You meet the nicest people on a Symba
PORTLAND—While it technically isn’t a scooter, the SYM Symba is definitely old-skool. Old-skool Honda, actually.
The original Honda Cub was introduced in 1958, and at over 60 million units is the best-selling motorized vehicle of all time. The story, in a nutshell, is Vespa 2.0: a cheap, simple 2-wheeler for an impoverished populace in need of personal transportation.
Of course, there’s a bigger question of what to call the Symba. SYM (short for Sanyang Motors) got its start building the Cub under contract, so the Symba is not a clone, or a knockoff. I’m pretty sure Honda’s okay with this whole thing, since they quit selling the Cub/Passport in the U.S. a long time ago. Both companies have lots of lawyers, after all.
Yeah, the price of gas is way down compared to this time last year, but the Symba (aka the WoWow) performs a valuable marketing function as a “halo” vehicle, something that brings attention to the company in the same way as Chevrolet’s Corvette and Volkswagen’s New Beetle.
I showed a picture of the Symba to a barista at the coffee shop where I write these posts. Her reaction: “Whoa, that’s TIGHT! I am so getting one of those!”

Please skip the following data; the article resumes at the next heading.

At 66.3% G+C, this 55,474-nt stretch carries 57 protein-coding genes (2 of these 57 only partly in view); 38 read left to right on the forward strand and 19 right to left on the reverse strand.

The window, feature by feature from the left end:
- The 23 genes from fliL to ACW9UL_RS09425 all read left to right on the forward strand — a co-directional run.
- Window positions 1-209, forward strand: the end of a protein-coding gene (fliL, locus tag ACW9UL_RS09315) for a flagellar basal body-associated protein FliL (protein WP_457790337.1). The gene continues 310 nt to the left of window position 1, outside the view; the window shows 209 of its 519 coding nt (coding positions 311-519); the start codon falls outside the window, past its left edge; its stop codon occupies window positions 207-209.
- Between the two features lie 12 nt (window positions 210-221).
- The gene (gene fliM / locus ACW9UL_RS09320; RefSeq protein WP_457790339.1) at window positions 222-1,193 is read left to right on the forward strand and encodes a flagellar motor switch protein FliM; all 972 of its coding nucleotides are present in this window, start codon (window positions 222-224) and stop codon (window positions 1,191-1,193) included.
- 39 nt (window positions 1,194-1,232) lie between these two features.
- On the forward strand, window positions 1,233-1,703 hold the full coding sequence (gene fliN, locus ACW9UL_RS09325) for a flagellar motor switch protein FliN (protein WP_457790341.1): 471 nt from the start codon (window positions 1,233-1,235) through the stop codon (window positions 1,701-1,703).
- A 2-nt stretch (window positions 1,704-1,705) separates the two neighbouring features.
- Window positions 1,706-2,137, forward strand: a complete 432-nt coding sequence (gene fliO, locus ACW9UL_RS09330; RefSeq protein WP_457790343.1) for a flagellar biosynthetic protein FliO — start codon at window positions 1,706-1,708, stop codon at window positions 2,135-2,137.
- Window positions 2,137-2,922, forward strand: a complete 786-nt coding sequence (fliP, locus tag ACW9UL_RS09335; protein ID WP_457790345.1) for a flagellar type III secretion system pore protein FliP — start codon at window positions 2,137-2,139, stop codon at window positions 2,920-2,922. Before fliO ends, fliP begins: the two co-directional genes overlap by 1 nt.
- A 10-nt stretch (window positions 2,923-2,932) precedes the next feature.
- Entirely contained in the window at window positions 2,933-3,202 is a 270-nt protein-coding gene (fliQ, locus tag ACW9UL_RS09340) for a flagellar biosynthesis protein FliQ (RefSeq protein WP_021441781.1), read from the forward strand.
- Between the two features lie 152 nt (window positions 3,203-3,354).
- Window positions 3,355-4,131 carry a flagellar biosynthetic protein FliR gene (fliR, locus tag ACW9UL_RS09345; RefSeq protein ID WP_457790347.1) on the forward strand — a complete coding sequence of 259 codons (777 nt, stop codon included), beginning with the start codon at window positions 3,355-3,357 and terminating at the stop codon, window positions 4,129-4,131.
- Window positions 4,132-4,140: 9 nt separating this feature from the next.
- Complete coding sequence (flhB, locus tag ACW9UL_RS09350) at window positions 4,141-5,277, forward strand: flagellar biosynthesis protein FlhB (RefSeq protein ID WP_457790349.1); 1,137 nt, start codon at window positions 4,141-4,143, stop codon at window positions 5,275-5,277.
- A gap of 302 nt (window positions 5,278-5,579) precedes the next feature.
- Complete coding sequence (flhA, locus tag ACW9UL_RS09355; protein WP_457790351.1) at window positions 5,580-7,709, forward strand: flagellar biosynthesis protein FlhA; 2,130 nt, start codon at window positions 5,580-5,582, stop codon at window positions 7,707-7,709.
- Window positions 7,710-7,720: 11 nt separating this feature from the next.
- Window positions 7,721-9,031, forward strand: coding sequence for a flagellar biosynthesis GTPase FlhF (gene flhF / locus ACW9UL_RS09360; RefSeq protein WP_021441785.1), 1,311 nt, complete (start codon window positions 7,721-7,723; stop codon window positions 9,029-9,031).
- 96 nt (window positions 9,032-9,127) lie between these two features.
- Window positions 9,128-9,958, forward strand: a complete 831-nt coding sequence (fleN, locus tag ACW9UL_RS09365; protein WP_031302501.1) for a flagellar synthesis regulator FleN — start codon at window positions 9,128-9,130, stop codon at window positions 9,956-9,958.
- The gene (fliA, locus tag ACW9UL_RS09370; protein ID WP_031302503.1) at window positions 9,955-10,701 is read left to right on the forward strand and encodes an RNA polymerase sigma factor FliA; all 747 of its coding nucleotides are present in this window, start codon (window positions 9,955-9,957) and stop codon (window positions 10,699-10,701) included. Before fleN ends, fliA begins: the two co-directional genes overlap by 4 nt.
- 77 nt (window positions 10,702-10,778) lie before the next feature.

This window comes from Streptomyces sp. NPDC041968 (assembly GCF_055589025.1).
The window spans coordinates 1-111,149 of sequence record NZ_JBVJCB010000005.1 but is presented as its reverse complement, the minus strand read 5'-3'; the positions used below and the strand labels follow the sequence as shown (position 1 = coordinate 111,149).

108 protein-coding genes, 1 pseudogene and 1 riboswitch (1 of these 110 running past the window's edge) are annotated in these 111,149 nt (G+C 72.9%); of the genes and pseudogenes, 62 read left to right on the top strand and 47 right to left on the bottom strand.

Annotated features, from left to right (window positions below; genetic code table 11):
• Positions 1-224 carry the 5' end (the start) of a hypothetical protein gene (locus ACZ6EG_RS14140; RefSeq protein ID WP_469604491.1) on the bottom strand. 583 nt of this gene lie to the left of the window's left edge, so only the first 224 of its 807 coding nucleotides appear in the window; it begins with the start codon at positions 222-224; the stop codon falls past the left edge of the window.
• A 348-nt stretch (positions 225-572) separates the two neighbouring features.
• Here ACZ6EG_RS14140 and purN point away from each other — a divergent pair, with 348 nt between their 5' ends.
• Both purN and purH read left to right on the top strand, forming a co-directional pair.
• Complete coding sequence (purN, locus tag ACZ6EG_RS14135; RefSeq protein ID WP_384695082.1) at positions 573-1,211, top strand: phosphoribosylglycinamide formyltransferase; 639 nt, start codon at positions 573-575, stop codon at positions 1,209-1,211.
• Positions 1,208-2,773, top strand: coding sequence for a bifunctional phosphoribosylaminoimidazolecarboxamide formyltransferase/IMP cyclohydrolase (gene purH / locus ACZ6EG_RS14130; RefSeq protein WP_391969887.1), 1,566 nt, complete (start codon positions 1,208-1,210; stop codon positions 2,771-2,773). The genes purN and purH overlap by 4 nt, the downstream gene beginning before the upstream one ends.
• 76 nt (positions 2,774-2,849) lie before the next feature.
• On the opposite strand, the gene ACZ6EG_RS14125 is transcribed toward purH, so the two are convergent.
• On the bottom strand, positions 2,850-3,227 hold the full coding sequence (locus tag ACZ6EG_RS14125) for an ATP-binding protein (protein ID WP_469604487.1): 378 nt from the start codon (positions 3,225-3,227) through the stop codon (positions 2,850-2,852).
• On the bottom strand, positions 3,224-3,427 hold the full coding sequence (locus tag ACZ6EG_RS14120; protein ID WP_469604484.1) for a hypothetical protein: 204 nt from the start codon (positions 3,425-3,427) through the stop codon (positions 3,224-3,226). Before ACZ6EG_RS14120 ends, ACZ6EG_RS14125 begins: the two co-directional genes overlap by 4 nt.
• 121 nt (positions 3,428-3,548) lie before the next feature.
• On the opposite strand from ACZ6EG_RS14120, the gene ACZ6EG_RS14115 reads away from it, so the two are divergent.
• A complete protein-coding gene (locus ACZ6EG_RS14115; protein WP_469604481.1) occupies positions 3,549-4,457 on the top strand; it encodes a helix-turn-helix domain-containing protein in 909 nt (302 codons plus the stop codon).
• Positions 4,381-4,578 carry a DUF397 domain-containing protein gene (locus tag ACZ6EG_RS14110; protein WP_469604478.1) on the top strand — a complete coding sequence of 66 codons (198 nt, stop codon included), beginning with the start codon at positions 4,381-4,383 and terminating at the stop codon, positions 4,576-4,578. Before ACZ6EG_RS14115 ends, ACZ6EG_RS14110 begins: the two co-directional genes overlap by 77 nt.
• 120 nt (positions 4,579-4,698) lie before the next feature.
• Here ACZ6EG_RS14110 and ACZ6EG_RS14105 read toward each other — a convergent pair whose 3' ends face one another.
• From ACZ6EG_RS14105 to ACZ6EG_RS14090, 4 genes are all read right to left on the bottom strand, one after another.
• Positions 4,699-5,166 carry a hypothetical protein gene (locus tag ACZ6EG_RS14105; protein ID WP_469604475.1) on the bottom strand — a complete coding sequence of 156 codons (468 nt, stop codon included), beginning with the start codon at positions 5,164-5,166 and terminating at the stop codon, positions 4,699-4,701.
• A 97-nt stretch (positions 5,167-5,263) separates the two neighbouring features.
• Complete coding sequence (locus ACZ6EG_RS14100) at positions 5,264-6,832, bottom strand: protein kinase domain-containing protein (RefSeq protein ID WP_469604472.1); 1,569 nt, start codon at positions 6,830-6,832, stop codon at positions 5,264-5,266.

Many of you must feel the same way, given the number of hits on my last Symba post.
I think Portland, Oregon is a perfect place for the Symba. It’s built on a smaller scale than Seattle; the Rose City’s often compared to Boston, which the name would have been, had a coin toss gone differently.
But on a beautiful late spring day, downtown Portland can seem almost European. MAX and the Portland Streetcar definitely contribute to the ambiance, but that scale gives the place an intimacy downtown Seattle just can’t match. There’s more leafy green, and there’s more street life, with outdoor cafes, kiosks and more activity in general. Of course, you don’t have to climb giant hills as you would in downtown Seattle, and you don’t have to walk as far to get, well, anywhere.
The Symba just belongs in a setting like this.
I thought it appropriate that I’d be riding a Symba on Bike to Work Day. It looks like a bicycle, doesn’t it?
In fact, I was thinking a lot about my first bicycle when I sat on the saddle. This would be like that red single-speed-with-coaster-brake sidewalk cruiser, I had told myself.